Glossary of Common Art Terms
Abstract: A style of art that is not realistic. Unusual lines, colors, and shapes make the subject look unrealistic. It is often characterized by the use of geometric lines and shapes, and bold, bright colors.
Aesthetic: Ideas about what makes a work of art beautiful or satisfying.
Analogous colors: Colors that appear next to each other on the color wheel. Analogous colors have one hue in common. For example, blue, blue-green, and blue-violet all contain blue. Also called related colors.
Assemblage: A three-dimensional work of art made by joining materials and objects together.
Asymmetrical balance: A type of balance in which the two sides of an artwork are not exactly alike, but are still visually balanced.
Background: The part of an artwork that seems the farthest away.
Balance: The arrangement of the elements in a work of art to create a sense of equilibrium. Balance is a principle of design.
Bird’s-eye view: A point of view looking down from above.
Bisque: Clay that has been fired once and is unglazed.
Blend: To mix or rub colors together.
Block: In printmaking, a piece of flat material, such as wood, clay or metal, into which a design has been carved. It is also known as a plate. The block is used to print the design.
Border: A frame-like edge around a shape or image.
Brayer: In printing, a rubber roller used to spread ink over a surface.
Brush stroke: A line, shape, mark or texture made with a paintbrush.
Center of interest: The part of an artwork that you notice first.
Cityscape: Artwork that gives a view of a city.
Close-up: A very near or close view of an object or subject.
Coil: A rope-like shape that has been rolled from clay or other such material.
Collage: Artwork made by gluing bits of paper, pictures, fabric or other materials to a flat surface.
Color: What is perceived when waves of light strike the retina. Color is an element of art.
Color wheel: Colors arranged in a certain order in the shape of a circle.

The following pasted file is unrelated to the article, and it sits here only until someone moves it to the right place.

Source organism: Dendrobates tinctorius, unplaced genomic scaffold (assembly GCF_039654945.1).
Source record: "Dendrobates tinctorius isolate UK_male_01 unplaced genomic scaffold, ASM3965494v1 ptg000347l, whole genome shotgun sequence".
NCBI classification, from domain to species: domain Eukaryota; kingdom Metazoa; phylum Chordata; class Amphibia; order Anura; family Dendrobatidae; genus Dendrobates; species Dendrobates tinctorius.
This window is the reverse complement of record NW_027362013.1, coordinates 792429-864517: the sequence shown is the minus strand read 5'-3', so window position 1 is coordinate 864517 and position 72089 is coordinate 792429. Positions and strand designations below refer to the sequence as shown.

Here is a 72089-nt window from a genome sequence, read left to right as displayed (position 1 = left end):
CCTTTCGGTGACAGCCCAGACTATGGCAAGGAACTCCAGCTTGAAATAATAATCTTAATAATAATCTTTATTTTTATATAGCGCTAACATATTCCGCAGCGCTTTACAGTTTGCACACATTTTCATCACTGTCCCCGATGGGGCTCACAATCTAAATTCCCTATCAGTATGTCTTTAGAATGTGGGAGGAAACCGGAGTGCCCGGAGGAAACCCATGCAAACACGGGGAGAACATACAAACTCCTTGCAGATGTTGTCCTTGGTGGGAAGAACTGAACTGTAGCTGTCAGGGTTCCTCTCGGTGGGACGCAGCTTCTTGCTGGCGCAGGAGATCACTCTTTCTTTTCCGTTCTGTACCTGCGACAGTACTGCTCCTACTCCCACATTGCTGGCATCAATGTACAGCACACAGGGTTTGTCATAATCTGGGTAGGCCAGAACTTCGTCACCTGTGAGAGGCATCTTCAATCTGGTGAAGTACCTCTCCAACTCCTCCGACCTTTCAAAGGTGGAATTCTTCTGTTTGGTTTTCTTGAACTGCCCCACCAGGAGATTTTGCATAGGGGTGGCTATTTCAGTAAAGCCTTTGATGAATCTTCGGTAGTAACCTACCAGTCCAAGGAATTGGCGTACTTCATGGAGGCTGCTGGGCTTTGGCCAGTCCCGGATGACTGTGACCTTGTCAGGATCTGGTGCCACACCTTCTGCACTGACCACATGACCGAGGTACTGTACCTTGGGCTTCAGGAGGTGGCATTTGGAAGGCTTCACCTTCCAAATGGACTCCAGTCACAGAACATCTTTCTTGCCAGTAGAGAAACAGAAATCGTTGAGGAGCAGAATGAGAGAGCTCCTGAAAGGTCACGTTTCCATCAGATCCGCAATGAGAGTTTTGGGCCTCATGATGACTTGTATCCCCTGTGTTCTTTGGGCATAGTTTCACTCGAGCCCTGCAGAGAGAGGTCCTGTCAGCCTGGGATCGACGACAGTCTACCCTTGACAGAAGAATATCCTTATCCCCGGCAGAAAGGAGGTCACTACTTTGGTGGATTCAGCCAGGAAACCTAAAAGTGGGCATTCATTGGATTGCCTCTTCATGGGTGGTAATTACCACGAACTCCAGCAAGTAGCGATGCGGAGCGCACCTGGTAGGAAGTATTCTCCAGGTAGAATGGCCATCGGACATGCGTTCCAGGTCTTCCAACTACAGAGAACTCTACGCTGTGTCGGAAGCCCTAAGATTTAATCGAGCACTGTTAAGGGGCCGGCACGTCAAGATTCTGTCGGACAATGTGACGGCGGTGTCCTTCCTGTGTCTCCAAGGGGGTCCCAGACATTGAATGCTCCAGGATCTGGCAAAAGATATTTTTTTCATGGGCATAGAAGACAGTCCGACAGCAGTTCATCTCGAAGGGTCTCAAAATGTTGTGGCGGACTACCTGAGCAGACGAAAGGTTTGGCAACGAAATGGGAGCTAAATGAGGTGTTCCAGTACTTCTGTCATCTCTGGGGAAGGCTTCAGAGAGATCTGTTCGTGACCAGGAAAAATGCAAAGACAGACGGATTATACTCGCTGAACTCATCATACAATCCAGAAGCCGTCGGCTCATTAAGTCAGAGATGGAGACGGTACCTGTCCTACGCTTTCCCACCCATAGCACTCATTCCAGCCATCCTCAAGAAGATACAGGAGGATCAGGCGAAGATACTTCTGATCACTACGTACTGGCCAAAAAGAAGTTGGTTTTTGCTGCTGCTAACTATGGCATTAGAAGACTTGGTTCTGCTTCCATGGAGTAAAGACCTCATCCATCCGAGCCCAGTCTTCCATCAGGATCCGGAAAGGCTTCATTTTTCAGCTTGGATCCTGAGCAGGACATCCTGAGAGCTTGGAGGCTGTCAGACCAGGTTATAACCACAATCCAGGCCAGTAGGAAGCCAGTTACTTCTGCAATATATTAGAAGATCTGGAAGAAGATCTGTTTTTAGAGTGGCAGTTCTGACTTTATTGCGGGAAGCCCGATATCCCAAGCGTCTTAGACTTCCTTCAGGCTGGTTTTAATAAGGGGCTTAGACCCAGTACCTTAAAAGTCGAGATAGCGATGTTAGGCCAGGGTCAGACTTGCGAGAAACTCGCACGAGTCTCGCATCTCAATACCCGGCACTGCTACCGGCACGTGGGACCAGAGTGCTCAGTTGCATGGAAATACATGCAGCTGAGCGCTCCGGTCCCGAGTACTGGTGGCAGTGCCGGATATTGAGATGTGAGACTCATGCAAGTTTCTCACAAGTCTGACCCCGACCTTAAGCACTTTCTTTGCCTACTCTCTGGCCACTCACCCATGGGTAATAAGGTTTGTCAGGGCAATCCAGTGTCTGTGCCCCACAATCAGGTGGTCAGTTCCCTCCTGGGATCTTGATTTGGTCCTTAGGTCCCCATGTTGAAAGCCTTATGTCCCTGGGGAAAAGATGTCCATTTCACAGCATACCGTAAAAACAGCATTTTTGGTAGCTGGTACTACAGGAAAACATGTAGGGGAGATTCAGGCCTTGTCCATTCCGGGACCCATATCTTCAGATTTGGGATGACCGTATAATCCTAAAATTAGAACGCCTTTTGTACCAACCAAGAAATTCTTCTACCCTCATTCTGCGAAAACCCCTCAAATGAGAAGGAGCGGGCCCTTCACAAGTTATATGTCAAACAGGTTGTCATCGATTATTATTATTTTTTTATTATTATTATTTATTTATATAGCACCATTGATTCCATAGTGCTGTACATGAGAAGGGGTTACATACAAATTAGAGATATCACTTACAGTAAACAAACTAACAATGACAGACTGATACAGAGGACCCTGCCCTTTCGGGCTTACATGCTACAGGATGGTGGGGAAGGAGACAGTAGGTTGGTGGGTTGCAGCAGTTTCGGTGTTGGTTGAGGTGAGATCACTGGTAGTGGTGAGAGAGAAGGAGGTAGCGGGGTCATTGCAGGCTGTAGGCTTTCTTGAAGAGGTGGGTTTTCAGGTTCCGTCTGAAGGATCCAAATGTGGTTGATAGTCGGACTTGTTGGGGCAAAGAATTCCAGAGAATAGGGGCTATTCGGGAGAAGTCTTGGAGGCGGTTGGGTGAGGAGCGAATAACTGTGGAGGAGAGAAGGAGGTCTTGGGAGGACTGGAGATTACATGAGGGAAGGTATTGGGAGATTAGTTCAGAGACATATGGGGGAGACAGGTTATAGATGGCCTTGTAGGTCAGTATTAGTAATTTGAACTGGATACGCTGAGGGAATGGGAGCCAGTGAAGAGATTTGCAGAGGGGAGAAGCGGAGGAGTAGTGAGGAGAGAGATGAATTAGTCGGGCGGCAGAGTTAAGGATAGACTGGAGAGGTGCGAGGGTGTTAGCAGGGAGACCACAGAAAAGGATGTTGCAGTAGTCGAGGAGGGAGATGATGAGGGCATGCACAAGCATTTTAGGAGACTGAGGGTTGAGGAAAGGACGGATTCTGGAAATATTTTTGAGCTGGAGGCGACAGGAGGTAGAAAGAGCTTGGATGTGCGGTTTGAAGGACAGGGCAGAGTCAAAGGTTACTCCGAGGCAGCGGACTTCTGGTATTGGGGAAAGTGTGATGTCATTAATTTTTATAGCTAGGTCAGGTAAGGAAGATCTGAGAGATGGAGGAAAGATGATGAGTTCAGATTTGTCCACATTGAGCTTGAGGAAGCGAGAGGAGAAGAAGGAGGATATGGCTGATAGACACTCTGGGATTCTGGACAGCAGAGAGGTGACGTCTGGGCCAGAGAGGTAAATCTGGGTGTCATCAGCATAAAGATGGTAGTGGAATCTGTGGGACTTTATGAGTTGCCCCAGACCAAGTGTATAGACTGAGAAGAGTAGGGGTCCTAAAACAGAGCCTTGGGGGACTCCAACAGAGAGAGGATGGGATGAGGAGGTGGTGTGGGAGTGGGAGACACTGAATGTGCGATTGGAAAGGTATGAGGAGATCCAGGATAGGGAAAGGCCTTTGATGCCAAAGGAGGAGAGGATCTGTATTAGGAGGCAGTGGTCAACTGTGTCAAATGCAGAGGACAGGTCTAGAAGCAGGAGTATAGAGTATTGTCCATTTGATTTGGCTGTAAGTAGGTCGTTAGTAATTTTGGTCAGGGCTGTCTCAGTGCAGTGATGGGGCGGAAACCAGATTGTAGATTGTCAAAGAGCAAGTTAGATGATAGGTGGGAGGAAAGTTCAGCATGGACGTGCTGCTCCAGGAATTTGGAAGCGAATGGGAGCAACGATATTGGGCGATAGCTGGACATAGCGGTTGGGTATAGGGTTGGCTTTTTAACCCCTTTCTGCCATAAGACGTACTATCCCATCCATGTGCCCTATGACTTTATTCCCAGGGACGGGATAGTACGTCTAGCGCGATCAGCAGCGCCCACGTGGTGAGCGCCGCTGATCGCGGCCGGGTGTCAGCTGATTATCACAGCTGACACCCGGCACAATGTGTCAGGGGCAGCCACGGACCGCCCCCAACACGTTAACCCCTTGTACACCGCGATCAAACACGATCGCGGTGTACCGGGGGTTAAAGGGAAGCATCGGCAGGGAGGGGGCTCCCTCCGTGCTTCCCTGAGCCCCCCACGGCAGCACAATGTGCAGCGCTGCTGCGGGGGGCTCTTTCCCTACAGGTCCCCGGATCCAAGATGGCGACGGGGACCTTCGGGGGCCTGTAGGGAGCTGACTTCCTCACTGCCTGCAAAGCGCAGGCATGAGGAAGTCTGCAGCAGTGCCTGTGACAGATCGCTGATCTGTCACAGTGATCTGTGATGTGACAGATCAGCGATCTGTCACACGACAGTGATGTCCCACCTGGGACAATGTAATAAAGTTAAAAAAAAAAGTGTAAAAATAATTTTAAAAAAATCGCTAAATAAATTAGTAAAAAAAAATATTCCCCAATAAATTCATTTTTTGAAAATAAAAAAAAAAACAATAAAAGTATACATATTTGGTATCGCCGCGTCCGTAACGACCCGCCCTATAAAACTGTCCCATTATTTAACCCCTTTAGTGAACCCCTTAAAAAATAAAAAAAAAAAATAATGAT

Complementary colors: Colors that contrast with one another. Complementary colors are opposite one another on the color wheel.
Compose: To design or create something by arranging different parts into a whole.
Composition: The arrangement of elements in a work of art. All works of art have an order determined by the artist. Composition creates a hierarchy within the work, which tells the viewer the relative importance of the imagery and elements included.
Contrast: The effect of showing the difference between two unlike things, such as a dark color and a light color.
Contour: The line that forms the edge of any shape or form. The outline of a shape.
Contrasting colors: Colors placed opposite one another on the color wheel. Also called complementary colors. For example, orange and blue are contrasting colors.
Cool colors: The family of colors that includes greens, blues and violets. Cool colors bring to mind cool things, places and feelings.
Crayon etching: A picture made by rubbing wax crayon onto paper and then scratching a design into the wax.
Critique: The process of using description, analysis, interpretation and judgment to evaluate a work of art.
Cross-hatching: A method of showing value by using parallel lines at different angles that get darker as they are drawn closer together.
Cultural style: A style of art that shows something about the culture (customs, beliefs, art, way of life of a people) in which the artist lives or lived.
Depth: The apparent distance from front to back in an artwork.
Design: A plan for the arrangement of the art elements (lines, spaces, colors, shapes, forms and textures) in an artwork. Also, design is the act of arranging the parts of an artwork.
Detail: A small part of an artwork.
Distance: The sense of depth or space between objects in an artwork.
Drawing: An artwork consisting of lines and shapes/forms sketched on paper with materials such as pencils, pens, chalk or pastels.
Elements of art: The basic parts of an artwork. Line, color, pattern, shape, form, texture and space are elements of art.
Emphasis: It is the importance given to a certain object or areas in an artwork. Color, texture, shape and size can be used to create emphasis. Emphasis is a principle of design.
Etching: The act or process of making designs or pictures on a metal plate, glass, etc., by the corrosive action of an acid; an impression taken from an etched plate.
Exaggeration: Showing something in a way that makes it seem larger or more important than it is.
Expression: A special look that communicates strong feeling. A smile is an expression of happiness.
Focal Point: The area in a work of art that an artist emphasizes.
Folk Art: Art made by people who have not been formally trained in art. Folk art usually reflects the artist’s culture or tradition.
Foreground: The part of an artwork that seems the closest to you.
Foreshortening: Shortening lines or objects in an artwork to create an impression of depth and distance.